The most abundant element in the universe, hydrogen is also a promising source of "clean" fuel on Earth.
Named after the Greek words hydro for "water" and genes for "forming," hydrogen makes up more than 90 percent of all of the atoms, which equals three quarters of the mass of the universe, according to the Los Alamos National Laboratory. Hydrogen is essential for life, and it is present in nearly all the molecules in living things, according to the Royal Society of Chemistry. The element also occurs in the stars and powers the universe through the proton-proton reaction and carbon-nitrogen cycle. Stellar hydrogen fusion processes release huge amounts of energy as they combine hydrogen atoms to form helium, according to Los Alamos.
Pure hydrogen gas is scarce in Earth's atmosphere and any hydrogen that actually enters the atmosphere rapidly escapes Earth's gravity, according to the Royal Society. On our planet, hydrogen occurs mainly in combination with oxygen and water, as well as in organic matter such as living plants, petroleum and coal, Los Alamos reports.
Just the facts
- Atomic number (number of protons in the nucleus): 1
- Atomic symbol (on the Periodic Table of Elements): H
- Atomic weight (average mass of the atom): 1.00794
- Density: 0.00008988 grams per cubic centimeter
- Phase at room temperature: Gas
- Melting point: minus 434.7 degrees Fahrenheit (minus 259.34 degrees Celsius)
- Boiling point: minus 423.2 F (minus 252.87 C)
- Number of isotopes (atoms of the same element with a different number of neutrons): 3 common isotopes, including 2 stable ones
- Most common isotope: 1H, natural abundance 99.9885 percent
Robert Boyle produced hydrogen gas in 1671 while he was experimenting with iron and acids, but it wasn't until 1766 that Henry Cavendish recognized it as a distinct element, according to Jefferson Lab. The element was named hydrogen by the French chemist Antoine Lavoisier.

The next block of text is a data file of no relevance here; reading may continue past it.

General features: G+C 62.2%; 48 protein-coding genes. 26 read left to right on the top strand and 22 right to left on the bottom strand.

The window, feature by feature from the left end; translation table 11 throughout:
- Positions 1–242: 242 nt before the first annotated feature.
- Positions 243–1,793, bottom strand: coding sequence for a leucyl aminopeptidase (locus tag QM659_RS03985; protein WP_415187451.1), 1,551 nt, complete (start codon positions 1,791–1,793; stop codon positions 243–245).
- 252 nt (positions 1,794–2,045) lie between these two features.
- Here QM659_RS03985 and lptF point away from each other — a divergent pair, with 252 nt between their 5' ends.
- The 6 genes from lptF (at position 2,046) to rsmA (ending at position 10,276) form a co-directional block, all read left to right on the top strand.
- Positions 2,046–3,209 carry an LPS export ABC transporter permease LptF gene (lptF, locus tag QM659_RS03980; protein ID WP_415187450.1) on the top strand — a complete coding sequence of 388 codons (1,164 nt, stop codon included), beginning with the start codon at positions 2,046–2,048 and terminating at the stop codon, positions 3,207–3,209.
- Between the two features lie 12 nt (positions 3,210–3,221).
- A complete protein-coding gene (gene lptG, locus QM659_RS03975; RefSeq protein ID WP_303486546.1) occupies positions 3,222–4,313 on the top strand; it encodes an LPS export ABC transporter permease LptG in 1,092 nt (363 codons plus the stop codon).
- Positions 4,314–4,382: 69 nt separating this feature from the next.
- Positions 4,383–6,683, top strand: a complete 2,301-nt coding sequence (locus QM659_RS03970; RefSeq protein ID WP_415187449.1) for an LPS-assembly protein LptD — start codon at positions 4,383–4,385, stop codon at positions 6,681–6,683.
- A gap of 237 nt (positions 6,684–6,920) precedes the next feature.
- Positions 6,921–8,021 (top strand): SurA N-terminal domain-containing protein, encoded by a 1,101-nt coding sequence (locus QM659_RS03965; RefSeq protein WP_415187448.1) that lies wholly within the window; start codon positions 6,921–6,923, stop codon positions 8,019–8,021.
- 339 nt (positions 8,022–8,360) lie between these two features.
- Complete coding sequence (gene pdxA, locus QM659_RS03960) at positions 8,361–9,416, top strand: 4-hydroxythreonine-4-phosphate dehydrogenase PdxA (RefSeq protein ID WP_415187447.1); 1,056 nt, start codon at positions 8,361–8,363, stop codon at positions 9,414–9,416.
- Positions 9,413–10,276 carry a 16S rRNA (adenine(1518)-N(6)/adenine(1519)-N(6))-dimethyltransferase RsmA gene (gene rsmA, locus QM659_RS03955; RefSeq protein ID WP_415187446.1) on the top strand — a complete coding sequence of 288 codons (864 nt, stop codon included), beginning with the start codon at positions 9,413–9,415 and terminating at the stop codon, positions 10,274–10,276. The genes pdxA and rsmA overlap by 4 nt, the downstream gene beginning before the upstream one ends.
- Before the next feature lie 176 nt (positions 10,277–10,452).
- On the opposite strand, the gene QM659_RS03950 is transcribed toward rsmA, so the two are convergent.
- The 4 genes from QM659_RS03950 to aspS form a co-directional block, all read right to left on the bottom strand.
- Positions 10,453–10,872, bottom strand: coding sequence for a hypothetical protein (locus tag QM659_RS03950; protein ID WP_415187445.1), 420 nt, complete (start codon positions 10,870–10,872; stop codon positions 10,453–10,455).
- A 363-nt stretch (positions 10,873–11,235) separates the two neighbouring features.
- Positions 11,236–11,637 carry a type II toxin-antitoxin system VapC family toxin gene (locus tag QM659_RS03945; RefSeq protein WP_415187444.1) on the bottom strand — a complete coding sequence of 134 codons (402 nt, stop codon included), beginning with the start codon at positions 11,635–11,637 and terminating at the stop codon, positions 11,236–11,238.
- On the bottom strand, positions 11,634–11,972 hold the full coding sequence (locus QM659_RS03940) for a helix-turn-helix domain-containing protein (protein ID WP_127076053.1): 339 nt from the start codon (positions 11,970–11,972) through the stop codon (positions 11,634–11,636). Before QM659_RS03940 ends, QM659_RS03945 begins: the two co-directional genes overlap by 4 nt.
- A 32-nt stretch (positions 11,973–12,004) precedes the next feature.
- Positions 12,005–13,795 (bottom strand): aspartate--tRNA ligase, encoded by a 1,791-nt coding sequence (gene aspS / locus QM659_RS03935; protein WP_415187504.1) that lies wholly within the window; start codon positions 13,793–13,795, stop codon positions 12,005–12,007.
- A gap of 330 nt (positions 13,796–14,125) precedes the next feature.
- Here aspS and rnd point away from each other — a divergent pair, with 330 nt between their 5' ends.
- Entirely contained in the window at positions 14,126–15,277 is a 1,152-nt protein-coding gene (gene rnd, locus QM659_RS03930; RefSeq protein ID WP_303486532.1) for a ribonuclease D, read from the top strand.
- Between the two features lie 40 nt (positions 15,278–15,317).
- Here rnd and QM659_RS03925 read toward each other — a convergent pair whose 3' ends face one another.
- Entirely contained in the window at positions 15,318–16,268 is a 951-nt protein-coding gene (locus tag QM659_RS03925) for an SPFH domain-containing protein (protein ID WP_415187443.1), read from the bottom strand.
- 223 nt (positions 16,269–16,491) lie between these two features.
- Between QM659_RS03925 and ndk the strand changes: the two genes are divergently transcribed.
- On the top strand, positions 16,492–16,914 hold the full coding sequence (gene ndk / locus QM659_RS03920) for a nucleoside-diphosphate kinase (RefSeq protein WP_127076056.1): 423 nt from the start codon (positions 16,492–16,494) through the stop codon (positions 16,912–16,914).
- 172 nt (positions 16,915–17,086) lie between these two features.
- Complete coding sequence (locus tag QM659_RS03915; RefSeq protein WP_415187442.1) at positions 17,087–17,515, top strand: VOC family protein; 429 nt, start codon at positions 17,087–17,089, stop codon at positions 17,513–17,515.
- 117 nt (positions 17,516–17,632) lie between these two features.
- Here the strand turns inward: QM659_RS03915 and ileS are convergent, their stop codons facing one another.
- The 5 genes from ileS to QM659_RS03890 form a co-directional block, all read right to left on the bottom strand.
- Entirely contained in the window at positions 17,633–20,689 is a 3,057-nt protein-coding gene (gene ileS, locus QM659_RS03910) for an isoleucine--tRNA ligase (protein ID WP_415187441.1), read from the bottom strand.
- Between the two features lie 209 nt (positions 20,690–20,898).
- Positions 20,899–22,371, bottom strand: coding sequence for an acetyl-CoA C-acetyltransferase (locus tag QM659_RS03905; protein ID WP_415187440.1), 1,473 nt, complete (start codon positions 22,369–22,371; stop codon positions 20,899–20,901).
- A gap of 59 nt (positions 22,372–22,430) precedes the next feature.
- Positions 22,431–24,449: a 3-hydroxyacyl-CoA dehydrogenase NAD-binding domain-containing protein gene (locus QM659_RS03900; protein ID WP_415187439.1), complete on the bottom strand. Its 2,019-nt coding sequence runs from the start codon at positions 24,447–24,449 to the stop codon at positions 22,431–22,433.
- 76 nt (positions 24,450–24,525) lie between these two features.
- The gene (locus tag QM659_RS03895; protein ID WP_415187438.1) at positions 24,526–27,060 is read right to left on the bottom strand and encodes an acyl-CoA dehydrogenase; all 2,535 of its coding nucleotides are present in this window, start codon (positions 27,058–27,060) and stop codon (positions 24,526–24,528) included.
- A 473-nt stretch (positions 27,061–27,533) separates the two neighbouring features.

Hydrogen has three common isotopes: protium, which is just ordinary hydrogen; deuterium, a stable isotope discovered in 1932 by Harold C. Urey; and tritium, an unstable isotope discovered in 1934, according to Jefferson Lab. The difference between the three isotopes lies in the number of neutrons each of them has. Hydrogen has no neutrons at all; deuterium has one, while tritium has two neutrons, according to Lawrence Berkeley National Laboratory. Deuterium and tritium are used as fuel in nuclear fusion reactors, according to Los Alamos.
Hydrogen combines with other elements, forming a number of compounds, including common ones such as water (H2O), ammonia (NH3), methane (CH4), table sugar (C12H22O11), hydrogen peroxide (H2O2) and hydrochloric acid (HCl), according to Jefferson Lab.
Hydrogen is typically produced by heating natural gas with steam to form a mixture of hydrogen and carbon monoxide called syngas, which is then separated to produce hydrogen, according to the Royal Society.
Hydrogen is used to make ammonia for fertilizer, in a process called the Haber process, in which it is reacted with nitrogen. The element is also added to fats and oils, such as peanut oil, through a process called hydrogenation, according to Jefferson Lab. Other examples of hydrogen use include rocket fuel, welding, producing hydrochloric acid, reducing metallic ores and filling balloons, according to Los Alamos. Researchers have been working on developing the hydrogen fuel cell technology that allows significant amounts of electrical power to be obtained using hydrogen gas as a pollution-free source of energy that can be used as fuel for cars and other vehicles.
Hydrogen is also used in the glass industry as a protective atmosphere for making flat glass sheets, while the electronics industry, it is used as a flushing gas in the process of manufacturing silicon chips, according to the Royal Society.
Credit: NASA/JPL/University of Arizona
- Hydrogen is the main component of Jupiter and the other gas giant planets, according to Los Alamos.
- The first gas balloon flight was launched in Paris in 1783 and the gas used in the balloon was hydrogen, according to the National Balloon Museum. Its use in filling airships ended when the Hindenburg caught on fire, according to the Royal Society.